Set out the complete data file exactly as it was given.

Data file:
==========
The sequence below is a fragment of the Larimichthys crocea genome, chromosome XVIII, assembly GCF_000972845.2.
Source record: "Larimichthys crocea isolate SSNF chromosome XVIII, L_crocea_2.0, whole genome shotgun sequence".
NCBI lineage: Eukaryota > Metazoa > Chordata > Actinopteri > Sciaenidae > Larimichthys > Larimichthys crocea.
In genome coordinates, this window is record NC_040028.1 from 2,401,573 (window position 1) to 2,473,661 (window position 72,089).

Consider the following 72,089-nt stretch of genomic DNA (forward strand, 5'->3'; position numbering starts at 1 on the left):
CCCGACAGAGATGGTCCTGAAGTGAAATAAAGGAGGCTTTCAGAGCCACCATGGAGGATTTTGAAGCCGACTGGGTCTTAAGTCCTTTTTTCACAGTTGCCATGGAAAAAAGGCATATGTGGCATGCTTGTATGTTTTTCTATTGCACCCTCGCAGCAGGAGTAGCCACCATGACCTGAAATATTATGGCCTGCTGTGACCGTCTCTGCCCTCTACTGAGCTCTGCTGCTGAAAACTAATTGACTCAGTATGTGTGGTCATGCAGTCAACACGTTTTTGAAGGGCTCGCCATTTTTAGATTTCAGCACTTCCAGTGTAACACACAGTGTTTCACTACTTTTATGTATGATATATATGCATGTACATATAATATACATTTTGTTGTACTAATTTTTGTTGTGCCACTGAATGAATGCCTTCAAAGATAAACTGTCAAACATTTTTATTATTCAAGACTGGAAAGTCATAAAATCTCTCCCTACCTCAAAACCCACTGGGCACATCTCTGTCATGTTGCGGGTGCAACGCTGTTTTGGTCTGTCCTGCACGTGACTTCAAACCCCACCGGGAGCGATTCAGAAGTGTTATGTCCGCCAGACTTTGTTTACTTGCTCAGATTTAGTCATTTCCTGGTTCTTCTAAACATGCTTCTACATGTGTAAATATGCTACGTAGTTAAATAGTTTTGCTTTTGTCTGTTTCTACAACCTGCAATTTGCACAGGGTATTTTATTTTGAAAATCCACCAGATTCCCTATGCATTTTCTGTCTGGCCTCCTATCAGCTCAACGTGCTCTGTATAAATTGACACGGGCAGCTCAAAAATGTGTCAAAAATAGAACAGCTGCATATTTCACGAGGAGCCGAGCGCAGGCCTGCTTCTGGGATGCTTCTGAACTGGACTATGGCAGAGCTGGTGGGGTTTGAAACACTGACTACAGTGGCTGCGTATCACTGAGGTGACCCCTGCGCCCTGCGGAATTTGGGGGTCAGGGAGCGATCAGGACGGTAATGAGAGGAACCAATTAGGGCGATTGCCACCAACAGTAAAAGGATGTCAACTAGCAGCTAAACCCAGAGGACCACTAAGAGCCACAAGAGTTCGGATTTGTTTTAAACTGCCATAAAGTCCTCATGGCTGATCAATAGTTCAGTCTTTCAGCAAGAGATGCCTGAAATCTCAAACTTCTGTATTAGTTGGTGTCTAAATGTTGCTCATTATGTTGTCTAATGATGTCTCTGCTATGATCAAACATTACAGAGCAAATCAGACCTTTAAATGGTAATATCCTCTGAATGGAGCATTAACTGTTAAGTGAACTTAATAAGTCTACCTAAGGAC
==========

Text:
The sequence below is a fragment of the Larimichthys crocea genome, chromosome XVIII, assembly GCF_000972845.2.
Source record: "Larimichthys crocea isolate SSNF chromosome XVIII, L_crocea_2.0, whole genome shotgun sequence".
NCBI lineage: Eukaryota > Metazoa > Chordata > Actinopteri > Sciaenidae > Larimichthys > Larimichthys crocea.
In genome coordinates, this window is record NC_040028.1 from 2,401,573 (window position 1) to 2,473,661 (window position 72,089).

Consider the following 72,089-nt stretch of genomic DNA (forward strand, 5'->3'; position numbering starts at 1 on the left):
CCCGACAGAGATGGTCCTGAAGTGAAATAAAGGAGGCTTTCAGAGCCACCATGGAGGATTTTGAAGCCGACTGGGTCTTAAGTCCTTTTTTCACAGTTGCCATGGAAAAAAGGCATATGTGGCATGCTTGTATGTTTTTCTATTGCACCCTCGCAGCAGGAGTAGCCACCATGACCTGAAATATTATGGCCTGCTGTGACCGTCTCTGCCCTCTACTGAGCTCTGCTGCTGAAAACTAATTGACTCAGTATGTGTGGTCATGCAGTCAACACGTTTTTGAAGGGCTCGCCATTTTTAGATTTCAGCACTTCCAGTGTAACACACAGTGTTTCACTACTTTTATGTATGATATATATGCATGTACATATAATATACATTTTGTTGTACTAATTTTTGTTGTGCCACTGAATGAATGCCTTCAAAGATAAACTGTCAAACATTTTTATTATTCAAGACTGGAAAGTCATAAAATCTCTCCCTACCTCAAAACCCACTGGGCACATCTCTGTCATGTTGCGGGTGCAACGCTGTTTTGGTCTGTCCTGCACGTGACTTCAAACCCCACCGGGAGCGATTCAGAAGTGTTATGTCCGCCAGACTTTGTTTACTTGCTCAGATTTAGTCATTTCCTGGTTCTTCTAAACATGCTTCTACATGTGTAAATATGCTACGTAGTTAAATAGTTTTGCTTTTGTCTGTTTCTACAACCTGCAATTTGCACAGGGTATTTTATTTTGAAAATCCACCAGATTCCCTATGCATTTTCTGTCTGGCCTCCTATCAGCTCAACGTGCTCTGTATAAATTGACACGGGCAGCTCAAAAATGTGTCAAAAATAGAACAGCTGCATATTTCACGAGGAGCCGAGCGCAGGCCTGCTTCTGGGATGCTTCTGAACTGGACTATGGCAGAGCTGGTGGGGTTTGAAACACTGACTACAGTGGCTGCGTATCACTGAGGTGACCCCTGCGCCCTGCGGAATTTGGGGGTCAGGGAGCGATCAGGACGGTAATGAGAGGAACCAATTAGGGCGATTGCCACCAACAGTAAAAGGATGTCAACTAGCAGCTAAACCCAGAGGACCACTAAGAGCCACAAGAGTTCGGATTTGTTTTAAACTGCCATAAAGTCCTCATGGCTGATCAATAGTTCAGTCTTTCAGCAAGAGATGCCTGAAATCTCAAACTTCTGTATTAGTTGGTGTCTAAATGTTGCTCATTATGTTGTCTAATGATGTCTCTGCTATGATCAAACATTACAGAGCAAATCAGACCTTTAAATGGTAATATCCTCTGAATGGAGCATTAACTGTTAAGTGAACTTAATAAGTCTACCTAAGGAC